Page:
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Caryl Churchill: The Thatcher years
During the eleven years of Margaret Thatcher's administrations in Britain, playwright Caryl Churchill had perhaps the most productive period in her career to date and achieved an unprecedented degree of success. This phenomenon is unusual since Churchill is a self-described socialist-feminist and these were times of increasing conservatism in the theatre, as in society as a whole. This dissertation seeks to explain this apparent contradiction. It begins with a survey of changes in British society during the Thatcher years, including the effects which Thatcher's policies and attitudes had on women, feminists, the left, and artists (especially theatre workers). Next, it examines Churchill's collaborative writing strategies against the context formed by an ideology of radical individualism. Three specific plays from the Thatcher Years are then considered in terms of the society's influences on them and their potential impact on contemporary culture. Top Girls (1982) is discussed as an attempt to reclaim the term "feminism" from a new breed of conservative business women and return it to the materialist-feminists who were once the core of the British women's movement. Fen (1983) is examined in terms of regional policy, class and gender issues, and the reconfiguration of "family" in Britain in the 1980s. Serious Money (1987) was Churchill's greatest commercial success, and the reasons for its popularity form the basis for the discussion of this play. In each case, considerable attention is given to issues of critical and public reception.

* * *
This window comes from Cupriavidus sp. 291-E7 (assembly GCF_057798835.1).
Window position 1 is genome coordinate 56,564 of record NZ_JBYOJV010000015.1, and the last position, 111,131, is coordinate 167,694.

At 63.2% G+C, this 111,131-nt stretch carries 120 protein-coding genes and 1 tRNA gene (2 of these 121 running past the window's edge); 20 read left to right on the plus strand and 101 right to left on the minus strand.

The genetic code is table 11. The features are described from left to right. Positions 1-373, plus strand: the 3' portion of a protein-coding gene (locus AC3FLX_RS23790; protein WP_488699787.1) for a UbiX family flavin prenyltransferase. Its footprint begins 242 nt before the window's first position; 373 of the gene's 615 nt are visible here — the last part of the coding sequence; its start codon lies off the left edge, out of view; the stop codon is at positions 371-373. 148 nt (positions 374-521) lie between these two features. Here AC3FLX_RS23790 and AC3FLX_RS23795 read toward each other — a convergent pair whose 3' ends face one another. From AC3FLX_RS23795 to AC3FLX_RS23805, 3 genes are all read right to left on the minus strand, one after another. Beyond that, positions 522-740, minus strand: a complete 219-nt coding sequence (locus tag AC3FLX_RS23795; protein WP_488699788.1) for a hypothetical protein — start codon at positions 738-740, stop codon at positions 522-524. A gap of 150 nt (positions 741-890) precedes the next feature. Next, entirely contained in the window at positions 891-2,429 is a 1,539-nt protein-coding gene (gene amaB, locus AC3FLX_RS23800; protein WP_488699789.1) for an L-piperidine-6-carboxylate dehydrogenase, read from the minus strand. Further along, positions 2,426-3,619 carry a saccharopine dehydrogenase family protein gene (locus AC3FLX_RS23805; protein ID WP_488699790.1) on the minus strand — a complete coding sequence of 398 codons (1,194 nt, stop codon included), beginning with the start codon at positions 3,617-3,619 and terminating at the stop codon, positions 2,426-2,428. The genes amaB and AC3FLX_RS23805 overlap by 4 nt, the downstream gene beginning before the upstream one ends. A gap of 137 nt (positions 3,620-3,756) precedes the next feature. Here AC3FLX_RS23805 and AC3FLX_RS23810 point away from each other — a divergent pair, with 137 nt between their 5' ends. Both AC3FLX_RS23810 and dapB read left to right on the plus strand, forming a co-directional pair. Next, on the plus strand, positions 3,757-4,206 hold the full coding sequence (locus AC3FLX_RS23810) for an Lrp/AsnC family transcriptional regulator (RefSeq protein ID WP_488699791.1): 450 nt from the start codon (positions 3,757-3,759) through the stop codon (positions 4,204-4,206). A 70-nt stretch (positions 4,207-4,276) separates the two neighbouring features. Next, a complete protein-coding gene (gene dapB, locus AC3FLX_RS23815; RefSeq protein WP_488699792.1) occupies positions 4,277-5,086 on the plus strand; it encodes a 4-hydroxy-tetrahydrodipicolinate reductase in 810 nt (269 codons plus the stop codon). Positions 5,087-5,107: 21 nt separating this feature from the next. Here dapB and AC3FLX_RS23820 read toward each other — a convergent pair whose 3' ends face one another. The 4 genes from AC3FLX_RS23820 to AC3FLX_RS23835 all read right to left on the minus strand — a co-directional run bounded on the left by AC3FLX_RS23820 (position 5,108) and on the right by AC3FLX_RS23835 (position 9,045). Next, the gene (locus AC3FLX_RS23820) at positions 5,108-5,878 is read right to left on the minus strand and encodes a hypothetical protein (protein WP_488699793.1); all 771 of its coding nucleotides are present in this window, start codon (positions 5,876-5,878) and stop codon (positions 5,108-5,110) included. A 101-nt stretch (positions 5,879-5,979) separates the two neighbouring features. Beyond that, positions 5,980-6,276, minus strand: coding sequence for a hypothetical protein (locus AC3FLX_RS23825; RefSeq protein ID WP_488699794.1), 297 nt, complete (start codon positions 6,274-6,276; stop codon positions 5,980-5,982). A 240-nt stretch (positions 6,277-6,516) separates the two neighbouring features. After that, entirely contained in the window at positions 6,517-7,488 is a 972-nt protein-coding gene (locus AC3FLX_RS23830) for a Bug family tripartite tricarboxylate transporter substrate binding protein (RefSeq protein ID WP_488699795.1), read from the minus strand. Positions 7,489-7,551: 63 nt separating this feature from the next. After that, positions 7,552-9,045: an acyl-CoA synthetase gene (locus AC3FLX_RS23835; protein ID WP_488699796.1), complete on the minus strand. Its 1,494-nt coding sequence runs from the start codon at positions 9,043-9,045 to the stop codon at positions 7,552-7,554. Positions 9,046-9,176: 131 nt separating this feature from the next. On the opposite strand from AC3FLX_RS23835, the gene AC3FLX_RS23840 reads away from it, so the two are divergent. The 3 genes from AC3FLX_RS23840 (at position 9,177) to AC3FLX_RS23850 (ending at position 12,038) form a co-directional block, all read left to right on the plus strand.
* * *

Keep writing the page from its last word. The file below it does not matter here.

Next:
British and Irish literature|Theater|European history
Gardner, Janet Elizabeth, "Caryl Churchill: The Thatcher years" (1995). Doctoral Dissertations Available from Proquest. AAI9541108.